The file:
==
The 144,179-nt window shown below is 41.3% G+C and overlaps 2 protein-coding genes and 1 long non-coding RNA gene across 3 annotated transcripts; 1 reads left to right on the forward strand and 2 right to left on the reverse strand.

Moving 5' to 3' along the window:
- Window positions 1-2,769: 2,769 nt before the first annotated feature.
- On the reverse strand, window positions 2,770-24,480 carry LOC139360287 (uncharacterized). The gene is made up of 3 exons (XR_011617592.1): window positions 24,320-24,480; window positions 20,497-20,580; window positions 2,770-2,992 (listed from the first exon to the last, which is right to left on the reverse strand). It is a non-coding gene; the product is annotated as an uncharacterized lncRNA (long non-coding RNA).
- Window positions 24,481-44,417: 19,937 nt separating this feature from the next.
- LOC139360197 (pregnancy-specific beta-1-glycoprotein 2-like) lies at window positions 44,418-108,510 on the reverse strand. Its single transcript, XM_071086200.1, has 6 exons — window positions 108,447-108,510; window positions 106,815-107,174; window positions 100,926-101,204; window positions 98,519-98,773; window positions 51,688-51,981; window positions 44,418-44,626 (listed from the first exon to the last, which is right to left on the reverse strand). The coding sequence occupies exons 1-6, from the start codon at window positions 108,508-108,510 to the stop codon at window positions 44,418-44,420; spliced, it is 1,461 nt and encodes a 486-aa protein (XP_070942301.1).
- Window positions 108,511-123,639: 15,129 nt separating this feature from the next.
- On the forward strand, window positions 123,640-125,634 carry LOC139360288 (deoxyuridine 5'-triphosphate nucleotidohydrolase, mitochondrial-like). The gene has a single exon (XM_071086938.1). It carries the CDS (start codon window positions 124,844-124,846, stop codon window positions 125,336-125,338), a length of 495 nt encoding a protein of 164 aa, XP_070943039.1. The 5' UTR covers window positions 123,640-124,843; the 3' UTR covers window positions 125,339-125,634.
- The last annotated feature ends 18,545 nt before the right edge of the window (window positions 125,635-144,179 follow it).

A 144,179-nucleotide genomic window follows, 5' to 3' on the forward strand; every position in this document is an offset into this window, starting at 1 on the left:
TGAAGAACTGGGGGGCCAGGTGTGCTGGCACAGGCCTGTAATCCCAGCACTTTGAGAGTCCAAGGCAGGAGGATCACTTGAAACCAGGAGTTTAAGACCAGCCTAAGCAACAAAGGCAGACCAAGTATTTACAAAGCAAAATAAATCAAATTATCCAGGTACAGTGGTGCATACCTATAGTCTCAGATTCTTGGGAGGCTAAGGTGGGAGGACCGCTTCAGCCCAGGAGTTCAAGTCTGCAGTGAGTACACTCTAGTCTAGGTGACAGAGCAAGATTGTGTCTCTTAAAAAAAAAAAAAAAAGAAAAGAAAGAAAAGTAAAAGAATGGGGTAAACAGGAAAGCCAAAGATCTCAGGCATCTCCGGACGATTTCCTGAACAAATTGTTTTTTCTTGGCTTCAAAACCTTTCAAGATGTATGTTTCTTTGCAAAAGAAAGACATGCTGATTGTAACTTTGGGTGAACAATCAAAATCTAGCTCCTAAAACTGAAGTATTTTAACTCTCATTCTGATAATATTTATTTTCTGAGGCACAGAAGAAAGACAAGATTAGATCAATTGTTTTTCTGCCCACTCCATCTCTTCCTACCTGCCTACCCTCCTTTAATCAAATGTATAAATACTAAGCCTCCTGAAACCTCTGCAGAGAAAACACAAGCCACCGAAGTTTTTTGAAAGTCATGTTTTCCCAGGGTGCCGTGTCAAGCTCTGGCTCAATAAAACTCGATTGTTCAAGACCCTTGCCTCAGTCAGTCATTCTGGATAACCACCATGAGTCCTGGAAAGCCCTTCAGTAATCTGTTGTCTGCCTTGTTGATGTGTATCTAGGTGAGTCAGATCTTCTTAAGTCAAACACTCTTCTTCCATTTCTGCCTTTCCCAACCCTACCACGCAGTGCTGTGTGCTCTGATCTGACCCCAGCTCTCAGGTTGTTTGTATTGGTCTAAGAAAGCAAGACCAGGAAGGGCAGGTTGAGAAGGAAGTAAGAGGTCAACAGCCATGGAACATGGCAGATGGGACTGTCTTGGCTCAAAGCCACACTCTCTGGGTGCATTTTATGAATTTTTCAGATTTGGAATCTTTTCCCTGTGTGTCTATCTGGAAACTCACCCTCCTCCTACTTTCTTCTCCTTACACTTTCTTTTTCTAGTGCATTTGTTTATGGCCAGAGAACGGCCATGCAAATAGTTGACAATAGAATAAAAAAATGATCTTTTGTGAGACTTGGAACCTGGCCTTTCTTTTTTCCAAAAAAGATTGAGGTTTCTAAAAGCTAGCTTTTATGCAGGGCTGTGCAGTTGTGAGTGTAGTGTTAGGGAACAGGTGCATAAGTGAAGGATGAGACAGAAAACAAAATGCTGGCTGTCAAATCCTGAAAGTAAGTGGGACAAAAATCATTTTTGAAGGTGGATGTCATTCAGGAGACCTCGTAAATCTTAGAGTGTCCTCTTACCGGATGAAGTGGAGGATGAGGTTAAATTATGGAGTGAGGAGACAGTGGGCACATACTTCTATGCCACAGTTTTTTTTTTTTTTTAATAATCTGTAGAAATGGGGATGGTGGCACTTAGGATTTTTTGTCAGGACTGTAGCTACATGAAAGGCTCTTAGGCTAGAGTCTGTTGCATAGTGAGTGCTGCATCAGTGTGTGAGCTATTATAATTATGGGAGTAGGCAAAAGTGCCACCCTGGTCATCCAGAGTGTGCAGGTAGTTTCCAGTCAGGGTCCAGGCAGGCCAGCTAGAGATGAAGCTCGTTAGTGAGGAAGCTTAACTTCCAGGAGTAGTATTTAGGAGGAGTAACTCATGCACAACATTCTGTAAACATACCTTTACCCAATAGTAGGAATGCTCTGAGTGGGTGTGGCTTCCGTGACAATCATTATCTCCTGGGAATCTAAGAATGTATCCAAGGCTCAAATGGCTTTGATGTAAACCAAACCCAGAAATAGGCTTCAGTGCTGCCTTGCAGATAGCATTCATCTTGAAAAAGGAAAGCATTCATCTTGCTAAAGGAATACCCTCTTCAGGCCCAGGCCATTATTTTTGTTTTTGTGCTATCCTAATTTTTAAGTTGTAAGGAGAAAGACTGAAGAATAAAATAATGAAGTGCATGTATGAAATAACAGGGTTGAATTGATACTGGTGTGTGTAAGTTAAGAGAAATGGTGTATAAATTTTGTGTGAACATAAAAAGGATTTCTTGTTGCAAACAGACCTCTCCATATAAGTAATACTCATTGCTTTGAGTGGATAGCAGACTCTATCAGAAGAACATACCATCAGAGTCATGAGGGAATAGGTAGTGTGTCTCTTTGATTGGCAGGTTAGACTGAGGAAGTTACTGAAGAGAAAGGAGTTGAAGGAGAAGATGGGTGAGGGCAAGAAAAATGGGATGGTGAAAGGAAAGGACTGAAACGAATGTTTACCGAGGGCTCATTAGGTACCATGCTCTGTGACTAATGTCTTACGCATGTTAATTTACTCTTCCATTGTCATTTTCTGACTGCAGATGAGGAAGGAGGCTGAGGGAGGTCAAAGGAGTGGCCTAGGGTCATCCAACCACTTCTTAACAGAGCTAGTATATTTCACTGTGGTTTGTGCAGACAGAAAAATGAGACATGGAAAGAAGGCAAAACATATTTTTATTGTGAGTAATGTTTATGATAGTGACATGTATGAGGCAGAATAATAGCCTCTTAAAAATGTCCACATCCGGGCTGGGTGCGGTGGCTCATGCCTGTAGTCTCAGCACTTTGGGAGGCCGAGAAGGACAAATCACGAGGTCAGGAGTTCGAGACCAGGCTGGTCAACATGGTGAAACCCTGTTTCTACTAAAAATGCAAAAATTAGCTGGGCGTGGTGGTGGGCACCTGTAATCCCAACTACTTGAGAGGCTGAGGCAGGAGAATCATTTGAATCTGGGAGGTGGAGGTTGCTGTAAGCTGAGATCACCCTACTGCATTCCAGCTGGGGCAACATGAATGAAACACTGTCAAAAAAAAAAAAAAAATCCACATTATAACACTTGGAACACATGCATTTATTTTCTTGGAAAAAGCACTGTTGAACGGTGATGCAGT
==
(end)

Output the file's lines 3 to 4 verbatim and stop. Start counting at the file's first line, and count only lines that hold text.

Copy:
- Window positions 1-2,769: 2,769 nt before the first annotated feature.
- On the reverse strand, window positions 2,770-24,480 carry LOC139360287 (uncharacterized). The gene is made up of 3 exons (XR_011617592.1): window positions 24,320-24,480; window positions 20,497-20,580; window positions 2,770-2,992 (listed from the first exon to the last, which is right to left on the reverse strand). It is a non-coding gene; the product is annotated as an uncharacterized lncRNA (long non-coding RNA).